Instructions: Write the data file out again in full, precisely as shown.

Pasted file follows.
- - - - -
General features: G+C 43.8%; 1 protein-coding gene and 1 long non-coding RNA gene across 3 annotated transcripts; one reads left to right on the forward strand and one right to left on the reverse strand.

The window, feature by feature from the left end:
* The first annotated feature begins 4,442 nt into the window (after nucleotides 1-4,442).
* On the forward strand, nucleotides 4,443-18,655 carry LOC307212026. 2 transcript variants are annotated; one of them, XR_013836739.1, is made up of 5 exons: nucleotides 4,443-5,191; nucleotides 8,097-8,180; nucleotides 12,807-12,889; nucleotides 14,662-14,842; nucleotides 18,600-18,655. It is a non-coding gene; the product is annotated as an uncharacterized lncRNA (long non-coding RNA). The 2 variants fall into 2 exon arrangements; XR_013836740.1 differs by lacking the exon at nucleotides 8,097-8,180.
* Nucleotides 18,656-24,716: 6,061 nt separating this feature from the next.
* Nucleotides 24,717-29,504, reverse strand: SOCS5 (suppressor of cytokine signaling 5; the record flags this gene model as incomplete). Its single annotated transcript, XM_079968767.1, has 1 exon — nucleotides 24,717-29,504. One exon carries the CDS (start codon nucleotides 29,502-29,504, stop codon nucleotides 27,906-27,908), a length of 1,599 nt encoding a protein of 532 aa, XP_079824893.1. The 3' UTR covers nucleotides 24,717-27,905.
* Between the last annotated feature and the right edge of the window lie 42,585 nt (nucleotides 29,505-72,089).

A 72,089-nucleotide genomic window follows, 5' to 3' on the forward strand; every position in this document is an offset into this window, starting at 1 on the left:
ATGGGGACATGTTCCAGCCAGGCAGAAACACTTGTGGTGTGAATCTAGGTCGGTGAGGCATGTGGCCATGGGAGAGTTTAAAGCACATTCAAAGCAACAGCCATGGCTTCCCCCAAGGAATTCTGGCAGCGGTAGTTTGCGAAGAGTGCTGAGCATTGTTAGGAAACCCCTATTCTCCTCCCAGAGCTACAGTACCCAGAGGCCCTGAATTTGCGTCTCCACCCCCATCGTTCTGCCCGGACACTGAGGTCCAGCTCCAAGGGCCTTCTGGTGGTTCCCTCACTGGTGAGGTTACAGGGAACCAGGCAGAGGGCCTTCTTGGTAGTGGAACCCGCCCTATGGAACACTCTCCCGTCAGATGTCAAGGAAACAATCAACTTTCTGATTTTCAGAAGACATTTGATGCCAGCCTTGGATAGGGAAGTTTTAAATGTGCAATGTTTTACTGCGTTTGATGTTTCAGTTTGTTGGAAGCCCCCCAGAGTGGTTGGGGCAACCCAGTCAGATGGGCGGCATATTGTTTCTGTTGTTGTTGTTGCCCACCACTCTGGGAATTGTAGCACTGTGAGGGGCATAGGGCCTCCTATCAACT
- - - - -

General features: G+C 43.8%; 1 protein-coding gene and 1 long non-coding RNA gene across 3 annotated transcripts; one reads left to right on the forward strand and one right to left on the reverse strand.

The window, feature by feature from the left end:
* The first annotated feature begins 4,442 nt into the window (after nucleotides 1-4,442).
* On the forward strand, nucleotides 4,443-18,655 carry LOC307212026. 2 transcript variants are annotated; one of them, XR_013836739.1, is made up of 5 exons: nucleotides 4,443-5,191; nucleotides 8,097-8,180; nucleotides 12,807-12,889; nucleotides 14,662-14,842; nucleotides 18,600-18,655. It is a non-coding gene; the product is annotated as an uncharacterized lncRNA (long non-coding RNA). The 2 variants fall into 2 exon arrangements; XR_013836740.1 differs by lacking the exon at nucleotides 8,097-8,180.
* Nucleotides 18,656-24,716: 6,061 nt separating this feature from the next.
* Nucleotides 24,717-29,504, reverse strand: SOCS5 (suppressor of cytokine signaling 5; the record flags this gene model as incomplete). Its single annotated transcript, XM_079968767.1, has 1 exon — nucleotides 24,717-29,504. One exon carries the CDS (start codon nucleotides 29,502-29,504, stop codon nucleotides 27,906-27,908), a length of 1,599 nt encoding a protein of 532 aa, XP_079824893.1. The 3' UTR covers nucleotides 24,717-27,905.
* Between the last annotated feature and the right edge of the window lie 42,585 nt (nucleotides 29,505-72,089).

A 72,089-nucleotide genomic window follows, 5' to 3' on the forward strand; every position in this document is an offset into this window, starting at 1 on the left:
ATGGGGACATGTTCCAGCCAGGCAGAAACACTTGTGGTGTGAATCTAGGTCGGTGAGGCATGTGGCCATGGGAGAGTTTAAAGCACATTCAAAGCAACAGCCATGGCTTCCCCCAAGGAATTCTGGCAGCGGTAGTTTGCGAAGAGTGCTGAGCATTGTTAGGAAACCCCTATTCTCCTCCCAGAGCTACAGTACCCAGAGGCCCTGAATTTGCGTCTCCACCCCCATCGTTCTGCCCGGACACTGAGGTCCAGCTCCAAGGGCCTTCTGGTGGTTCCCTCACTGGTGAGGTTACAGGGAACCAGGCAGAGGGCCTTCTTGGTAGTGGAACCCGCCCTATGGAACACTCTCCCGTCAGATGTCAAGGAAACAATCAACTTTCTGATTTTCAGAAGACATTTGATGCCAGCCTTGGATAGGGAAGTTTTAAATGTGCAATGTTTTACTGCGTTTGATGTTTCAGTTTGTTGGAAGCCCCCCAGAGTGGTTGGGGCAACCCAGTCAGATGGGCGGCATATTGTTTCTGTTGTTGTTGTTGCCCACCACTCTGGGAATTGTAGCACTGTGAGGGGCATAGGGCCTCCTATCAACT